It is hard to overstate how false Goldberg’s claim is, as even Byron York reported, in Goldberg’s own magazine, National Review (emphasis added): “Instead of striking a strong blow against terrorism, the action [launching cruise missiles at Osama bin Laden] set off a howling debate about Clinton’s motives. The president ordered the action three days after appearing before the grand jury investigating the Monica Lewinsky affair, and Clinton’s critics accused him of using military action to change the subject from the sex-and-perjury scandal—the so-called ‘wag the dog’ strategy.”

Leading GOP political figures and pundits repeatedly voiced such criticisms against Clinton:

Rep. Dick Armey, GOP majority leader: “The suspicion some people have about the president’s motives in this attack [on Iraq] is itself a powerful argument for impeachment,” Armey said in a statement. “After months of lies, the president has given millions of people around the world reason to doubt that he has sent Americans into battle for the right reasons.”

Rep. Gerald Solomon, R-N.Y.: “It is obvious that they’re (the Clinton White House) doing everything they can to postpone the vote on this impeachment in order to try to get whatever kind of leverage they can, and the American people ought to be as outraged as I am about it,” Solomon said in an interview with CNN. Asked if he was accusing Clinton of playing with American lives for political expediency, Solomon said, “Whether he knows it or not, that’s exactly what he’s doing.”

GOP Sen. Dan Coats: Coats, a member of the Senate Armed Services Committee, said in a statement, “While there is clearly much more we need to learn about this attack [on bin Laden] and why it was ordered today, given the president’s personal difficulties this week, it is legitimate to question the timing of this action.”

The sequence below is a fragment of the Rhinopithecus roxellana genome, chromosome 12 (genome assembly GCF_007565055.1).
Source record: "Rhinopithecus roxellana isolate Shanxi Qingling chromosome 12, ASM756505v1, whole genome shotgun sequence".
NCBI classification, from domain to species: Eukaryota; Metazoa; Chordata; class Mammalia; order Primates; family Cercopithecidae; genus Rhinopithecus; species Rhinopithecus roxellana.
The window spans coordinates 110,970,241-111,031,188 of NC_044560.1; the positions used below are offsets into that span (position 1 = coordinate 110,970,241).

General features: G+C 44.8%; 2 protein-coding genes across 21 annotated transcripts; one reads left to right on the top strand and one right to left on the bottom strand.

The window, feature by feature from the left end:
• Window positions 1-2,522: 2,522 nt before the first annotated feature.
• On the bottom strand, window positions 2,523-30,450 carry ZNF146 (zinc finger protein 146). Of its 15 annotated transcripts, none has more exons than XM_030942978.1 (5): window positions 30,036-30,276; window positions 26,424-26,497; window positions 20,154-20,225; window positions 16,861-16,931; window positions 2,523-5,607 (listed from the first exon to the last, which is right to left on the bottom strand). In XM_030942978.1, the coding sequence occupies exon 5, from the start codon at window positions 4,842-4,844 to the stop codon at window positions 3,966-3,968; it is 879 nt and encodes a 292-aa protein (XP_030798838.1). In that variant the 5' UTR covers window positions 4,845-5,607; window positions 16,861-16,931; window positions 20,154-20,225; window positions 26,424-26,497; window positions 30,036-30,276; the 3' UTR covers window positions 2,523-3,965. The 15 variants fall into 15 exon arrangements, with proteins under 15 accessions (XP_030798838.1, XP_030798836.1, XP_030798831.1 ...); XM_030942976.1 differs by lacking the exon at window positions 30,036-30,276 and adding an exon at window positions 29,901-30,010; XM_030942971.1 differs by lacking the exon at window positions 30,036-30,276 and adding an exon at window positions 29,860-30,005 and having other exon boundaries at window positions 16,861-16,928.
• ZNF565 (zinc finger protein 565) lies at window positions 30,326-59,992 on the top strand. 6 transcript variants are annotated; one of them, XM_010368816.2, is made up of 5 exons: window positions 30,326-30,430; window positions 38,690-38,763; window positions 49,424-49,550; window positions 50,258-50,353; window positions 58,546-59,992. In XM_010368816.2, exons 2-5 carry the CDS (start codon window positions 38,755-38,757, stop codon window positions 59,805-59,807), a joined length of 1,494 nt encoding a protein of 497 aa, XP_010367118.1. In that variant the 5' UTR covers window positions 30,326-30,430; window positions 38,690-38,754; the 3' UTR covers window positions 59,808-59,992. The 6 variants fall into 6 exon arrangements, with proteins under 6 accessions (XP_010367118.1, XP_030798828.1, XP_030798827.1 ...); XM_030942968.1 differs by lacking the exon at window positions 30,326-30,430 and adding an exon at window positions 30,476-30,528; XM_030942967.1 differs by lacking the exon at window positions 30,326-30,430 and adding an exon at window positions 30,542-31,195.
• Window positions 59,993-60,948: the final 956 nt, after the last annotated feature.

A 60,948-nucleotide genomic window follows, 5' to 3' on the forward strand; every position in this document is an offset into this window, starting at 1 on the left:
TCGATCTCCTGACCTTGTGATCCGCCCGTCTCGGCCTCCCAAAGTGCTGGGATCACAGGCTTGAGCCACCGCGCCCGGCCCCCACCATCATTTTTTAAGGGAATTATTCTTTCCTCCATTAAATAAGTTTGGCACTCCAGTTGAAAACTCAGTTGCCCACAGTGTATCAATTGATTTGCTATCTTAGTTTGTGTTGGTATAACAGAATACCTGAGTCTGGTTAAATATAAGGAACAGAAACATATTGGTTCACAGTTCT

Sen. Larry Craig, U.S. Senate Republican Policy Committee: “The foregoing, the premise of the recent film ‘Wag the Dog,’ might once have seemed farfetched. Yet it can hardly escape comment that on the very day, August 17, that President Bill Clinton is scheduled to testify before a federal grand jury to explain his possibly criminal behavior, Commander-in-Chief Bill Clinton has ordered U.S. Marines and air crews to commence several days of ground and air exercises in, yes, Albania as a warning of possible NATO intervention in next-door Kosovo ...

“Not too many years ago, it would not have entered the mind of even the worst of cynics to speculate whether any American president, whatever his political difficulties, would even consider sending U.S. military personnel into harm’s way to serve his own, personal needs. But in an era when pundits openly weigh the question of whether President Clinton will (or should) tell the truth under oath not because he has a simple obligation to do so but because of the possible impact on his political ‘viability’—is it self-evident that military decisions are not affected by similar considerations? Under the circumstances, it is fair to ask to what extent the Clinton Administration has forfeited the benefit of the doubt as to the motives behind its actions.”
GOP activist Paul Weyrich: “Paul Weyrich, a leading conservative activist, said Clinton’s decision to bomb on the eve of the impeachment vote ‘is more of an impeachable offense than anything he is being charged with in Congress.’”

Wall Street Journal editorial: “It is dangerous for an American president to launch a military strike, however justified, at a time when many will conclude he acted only out of narrow self-interest to forestall or postpone his own impeachment.”

Sen. Trent Lott, GOP majority leader: “I cannot support this military action in the Persian Gulf at this time,” Lott said in a statement. “Both the timing and the policy are subject to question.”